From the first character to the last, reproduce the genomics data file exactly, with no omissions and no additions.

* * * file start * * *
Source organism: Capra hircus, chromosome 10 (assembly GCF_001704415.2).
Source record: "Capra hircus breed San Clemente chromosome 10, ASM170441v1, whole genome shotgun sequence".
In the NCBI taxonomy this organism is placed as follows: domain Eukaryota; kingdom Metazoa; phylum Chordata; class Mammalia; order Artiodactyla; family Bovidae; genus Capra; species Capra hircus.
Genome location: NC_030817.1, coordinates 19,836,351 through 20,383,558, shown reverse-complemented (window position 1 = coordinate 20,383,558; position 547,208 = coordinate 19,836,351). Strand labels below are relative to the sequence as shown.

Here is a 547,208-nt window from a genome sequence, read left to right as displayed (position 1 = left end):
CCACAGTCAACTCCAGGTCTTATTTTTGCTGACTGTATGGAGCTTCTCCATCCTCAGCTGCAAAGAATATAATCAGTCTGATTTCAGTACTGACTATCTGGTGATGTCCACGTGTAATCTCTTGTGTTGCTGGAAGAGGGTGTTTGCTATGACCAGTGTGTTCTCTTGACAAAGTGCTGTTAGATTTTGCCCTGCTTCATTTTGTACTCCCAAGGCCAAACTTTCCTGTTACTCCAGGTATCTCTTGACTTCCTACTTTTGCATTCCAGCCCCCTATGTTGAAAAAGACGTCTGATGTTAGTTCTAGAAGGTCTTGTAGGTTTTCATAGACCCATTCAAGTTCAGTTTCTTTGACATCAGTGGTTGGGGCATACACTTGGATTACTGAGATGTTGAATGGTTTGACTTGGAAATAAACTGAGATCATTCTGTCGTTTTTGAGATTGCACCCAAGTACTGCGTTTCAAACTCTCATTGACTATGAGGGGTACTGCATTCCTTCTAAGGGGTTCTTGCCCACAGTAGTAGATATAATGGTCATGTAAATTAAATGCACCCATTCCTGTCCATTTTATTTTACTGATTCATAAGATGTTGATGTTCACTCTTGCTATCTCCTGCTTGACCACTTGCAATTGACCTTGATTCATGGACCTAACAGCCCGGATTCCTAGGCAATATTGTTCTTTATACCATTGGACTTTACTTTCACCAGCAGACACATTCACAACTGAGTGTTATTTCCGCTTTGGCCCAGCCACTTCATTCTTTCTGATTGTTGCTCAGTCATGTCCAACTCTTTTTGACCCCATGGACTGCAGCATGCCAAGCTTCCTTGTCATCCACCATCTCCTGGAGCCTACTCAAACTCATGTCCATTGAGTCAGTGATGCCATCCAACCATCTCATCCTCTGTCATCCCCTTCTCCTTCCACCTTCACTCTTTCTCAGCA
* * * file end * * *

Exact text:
Source organism: Capra hircus, chromosome 10 (assembly GCF_001704415.2).
Source record: "Capra hircus breed San Clemente chromosome 10, ASM170441v1, whole genome shotgun sequence".
In the NCBI taxonomy this organism is placed as follows: domain Eukaryota; kingdom Metazoa; phylum Chordata; class Mammalia; order Artiodactyla; family Bovidae; genus Capra; species Capra hircus.
Genome location: NC_030817.1, coordinates 19,836,351 through 20,383,558, shown reverse-complemented (window position 1 = coordinate 20,383,558; position 547,208 = coordinate 19,836,351). Strand labels below are relative to the sequence as shown.

Here is a 547,208-nt window from a genome sequence, read left to right as displayed (position 1 = left end):
CCACAGTCAACTCCAGGTCTTATTTTTGCTGACTGTATGGAGCTTCTCCATCCTCAGCTGCAAAGAATATAATCAGTCTGATTTCAGTACTGACTATCTGGTGATGTCCACGTGTAATCTCTTGTGTTGCTGGAAGAGGGTGTTTGCTATGACCAGTGTGTTCTCTTGACAAAGTGCTGTTAGATTTTGCCCTGCTTCATTTTGTACTCCCAAGGCCAAACTTTCCTGTTACTCCAGGTATCTCTTGACTTCCTACTTTTGCATTCCAGCCCCCTATGTTGAAAAAGACGTCTGATGTTAGTTCTAGAAGGTCTTGTAGGTTTTCATAGACCCATTCAAGTTCAGTTTCTTTGACATCAGTGGTTGGGGCATACACTTGGATTACTGAGATGTTGAATGGTTTGACTTGGAAATAAACTGAGATCATTCTGTCGTTTTTGAGATTGCACCCAAGTACTGCGTTTCAAACTCTCATTGACTATGAGGGGTACTGCATTCCTTCTAAGGGGTTCTTGCCCACAGTAGTAGATATAATGGTCATGTAAATTAAATGCACCCATTCCTGTCCATTTTATTTTACTGATTCATAAGATGTTGATGTTCACTCTTGCTATCTCCTGCTTGACCACTTGCAATTGACCTTGATTCATGGACCTAACAGCCCGGATTCCTAGGCAATATTGTTCTTTATACCATTGGACTTTACTTTCACCAGCAGACACATTCACAACTGAGTGTTATTTCCGCTTTGGCCCAGCCACTTCATTCTTTCTGATTGTTGCTCAGTCATGTCCAACTCTTTTTGACCCCATGGACTGCAGCATGCCAAGCTTCCTTGTCATCCACCATCTCCTGGAGCCTACTCAAACTCATGTCCATTGAGTCAGTGATGCCATCCAACCATCTCATCCTCTGTCATCCCCTTCTCCTTCCACCTTCACTCTTTCTCAGCA